And so back to this, if we look at one of our layouts here, what this really allows us to do is, somebody that has some basic design skills and knows how to use this type of application can go into any particular layout – we’ll choose this one here – and you know, allows them to not only incorporate, you know, any sort of interactive artwork, but allows them to drag widgets out onto the surface.
So we have an ever-growing library of data widgets and all sorts of other widgets that we drag out onto the surface. And this one, for an example, is a countdown timer. So we drag this little countdown timer onto the desktop, and then we just put when the event is going to happen, and it automatically counts down. So it’s auto-updating content without anybody having to do anything after it’s created.
So, very powerful tools in terms of the design elements that you will not typically find in a browser-based CMS, because you can’t do a lot of these types of things in those sort of cloud CMS products where the design tool is built into the cloud. Often those things are limited template-type designs, which you know, everybody loves a template to start with, but they always want to edit it.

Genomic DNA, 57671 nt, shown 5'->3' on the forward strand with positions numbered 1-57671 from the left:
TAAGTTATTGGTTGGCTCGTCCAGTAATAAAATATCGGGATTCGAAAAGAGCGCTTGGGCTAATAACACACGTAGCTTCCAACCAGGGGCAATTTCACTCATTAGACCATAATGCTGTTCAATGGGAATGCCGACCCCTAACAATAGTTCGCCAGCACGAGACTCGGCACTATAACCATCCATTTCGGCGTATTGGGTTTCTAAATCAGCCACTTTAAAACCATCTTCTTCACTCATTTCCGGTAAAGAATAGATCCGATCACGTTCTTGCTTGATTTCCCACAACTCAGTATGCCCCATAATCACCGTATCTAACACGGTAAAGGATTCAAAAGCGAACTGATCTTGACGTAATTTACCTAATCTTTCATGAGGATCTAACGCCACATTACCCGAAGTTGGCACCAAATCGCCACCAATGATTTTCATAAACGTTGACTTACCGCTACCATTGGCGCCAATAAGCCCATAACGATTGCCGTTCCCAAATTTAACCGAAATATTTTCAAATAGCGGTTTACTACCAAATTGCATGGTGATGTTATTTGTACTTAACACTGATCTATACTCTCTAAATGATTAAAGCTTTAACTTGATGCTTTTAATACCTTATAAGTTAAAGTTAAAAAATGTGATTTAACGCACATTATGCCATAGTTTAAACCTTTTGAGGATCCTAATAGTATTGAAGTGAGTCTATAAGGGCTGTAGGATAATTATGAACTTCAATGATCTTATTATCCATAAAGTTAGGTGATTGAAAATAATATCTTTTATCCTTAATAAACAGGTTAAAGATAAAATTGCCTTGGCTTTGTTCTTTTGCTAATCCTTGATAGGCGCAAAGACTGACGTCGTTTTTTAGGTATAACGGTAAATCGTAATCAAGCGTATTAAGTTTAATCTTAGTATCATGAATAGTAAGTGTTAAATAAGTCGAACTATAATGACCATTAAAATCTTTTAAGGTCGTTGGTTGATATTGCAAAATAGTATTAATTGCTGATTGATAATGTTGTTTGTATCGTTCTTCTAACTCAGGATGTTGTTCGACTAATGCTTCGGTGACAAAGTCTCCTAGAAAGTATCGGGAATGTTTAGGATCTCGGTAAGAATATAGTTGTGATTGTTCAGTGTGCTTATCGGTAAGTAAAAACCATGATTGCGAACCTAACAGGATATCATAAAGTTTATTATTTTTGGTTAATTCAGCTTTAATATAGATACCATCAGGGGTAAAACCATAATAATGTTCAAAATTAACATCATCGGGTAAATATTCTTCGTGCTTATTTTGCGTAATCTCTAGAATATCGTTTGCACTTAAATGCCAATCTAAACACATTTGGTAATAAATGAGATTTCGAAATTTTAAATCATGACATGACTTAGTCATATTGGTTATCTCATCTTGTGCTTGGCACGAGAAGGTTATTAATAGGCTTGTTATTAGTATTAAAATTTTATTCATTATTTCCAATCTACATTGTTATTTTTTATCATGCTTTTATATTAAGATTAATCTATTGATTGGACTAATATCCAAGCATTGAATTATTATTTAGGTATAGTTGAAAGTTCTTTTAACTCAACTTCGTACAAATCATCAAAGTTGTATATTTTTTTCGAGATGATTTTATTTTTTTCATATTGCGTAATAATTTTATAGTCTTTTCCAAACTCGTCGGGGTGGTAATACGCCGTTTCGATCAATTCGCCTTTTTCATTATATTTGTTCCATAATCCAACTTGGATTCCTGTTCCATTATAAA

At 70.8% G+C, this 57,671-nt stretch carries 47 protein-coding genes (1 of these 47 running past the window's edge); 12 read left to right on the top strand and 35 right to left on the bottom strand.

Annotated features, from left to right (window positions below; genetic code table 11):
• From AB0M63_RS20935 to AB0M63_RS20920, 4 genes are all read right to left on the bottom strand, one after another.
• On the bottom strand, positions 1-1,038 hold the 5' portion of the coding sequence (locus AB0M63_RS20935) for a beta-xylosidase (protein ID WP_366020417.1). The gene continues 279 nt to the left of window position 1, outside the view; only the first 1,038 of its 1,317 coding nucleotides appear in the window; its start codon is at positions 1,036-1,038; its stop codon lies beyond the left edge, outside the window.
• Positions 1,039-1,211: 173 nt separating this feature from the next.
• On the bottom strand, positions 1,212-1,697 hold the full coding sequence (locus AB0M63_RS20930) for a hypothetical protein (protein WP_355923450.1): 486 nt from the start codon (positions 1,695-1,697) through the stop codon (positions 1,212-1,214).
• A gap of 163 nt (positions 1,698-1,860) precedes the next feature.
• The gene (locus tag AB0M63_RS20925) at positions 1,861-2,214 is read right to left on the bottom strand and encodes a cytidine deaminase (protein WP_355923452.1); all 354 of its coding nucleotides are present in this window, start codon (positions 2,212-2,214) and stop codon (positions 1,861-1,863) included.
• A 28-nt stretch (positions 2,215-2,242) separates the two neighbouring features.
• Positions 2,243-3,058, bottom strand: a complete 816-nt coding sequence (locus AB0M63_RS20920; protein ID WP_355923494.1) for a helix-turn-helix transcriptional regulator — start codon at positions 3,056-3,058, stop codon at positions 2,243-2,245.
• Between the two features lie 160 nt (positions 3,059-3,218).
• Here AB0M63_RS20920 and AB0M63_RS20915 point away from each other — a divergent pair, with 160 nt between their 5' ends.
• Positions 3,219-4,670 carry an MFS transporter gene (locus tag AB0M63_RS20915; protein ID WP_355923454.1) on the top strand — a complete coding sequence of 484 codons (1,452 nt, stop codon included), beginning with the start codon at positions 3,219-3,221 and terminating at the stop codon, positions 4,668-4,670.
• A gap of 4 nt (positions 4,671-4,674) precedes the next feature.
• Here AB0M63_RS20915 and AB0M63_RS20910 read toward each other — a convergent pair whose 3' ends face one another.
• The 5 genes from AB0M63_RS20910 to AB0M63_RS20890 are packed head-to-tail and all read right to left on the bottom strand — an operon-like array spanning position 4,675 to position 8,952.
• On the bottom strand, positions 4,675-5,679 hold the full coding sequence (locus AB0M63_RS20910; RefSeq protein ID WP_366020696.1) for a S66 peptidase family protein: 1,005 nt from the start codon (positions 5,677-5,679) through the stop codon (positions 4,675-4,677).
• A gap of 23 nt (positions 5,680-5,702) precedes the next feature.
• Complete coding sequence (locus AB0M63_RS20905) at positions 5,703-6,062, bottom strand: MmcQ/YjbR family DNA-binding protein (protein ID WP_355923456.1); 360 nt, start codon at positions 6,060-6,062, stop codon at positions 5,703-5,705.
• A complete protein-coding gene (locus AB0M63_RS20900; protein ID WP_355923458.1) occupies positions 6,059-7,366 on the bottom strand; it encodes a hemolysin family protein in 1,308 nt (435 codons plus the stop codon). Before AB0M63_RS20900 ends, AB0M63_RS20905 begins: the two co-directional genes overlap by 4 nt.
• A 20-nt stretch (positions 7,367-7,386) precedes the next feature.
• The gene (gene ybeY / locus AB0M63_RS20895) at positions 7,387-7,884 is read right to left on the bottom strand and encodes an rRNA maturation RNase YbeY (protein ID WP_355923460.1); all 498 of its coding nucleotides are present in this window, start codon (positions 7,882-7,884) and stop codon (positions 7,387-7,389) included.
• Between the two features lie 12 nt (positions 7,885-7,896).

Gary Kayye: Yup, you’re exactly right. I was getting ready to say “everyone wants to edit a template”.
Sean Matthews: Yeah. It’s always fun to start with, but you want to make it look like ConocoPhillips or whatever your brand is. So I do want to talk about the last thing that we introduced at the event, which was wildly received. This was our voice activated wayfinding. I think I mentioned to you, we named it after the developer that created it.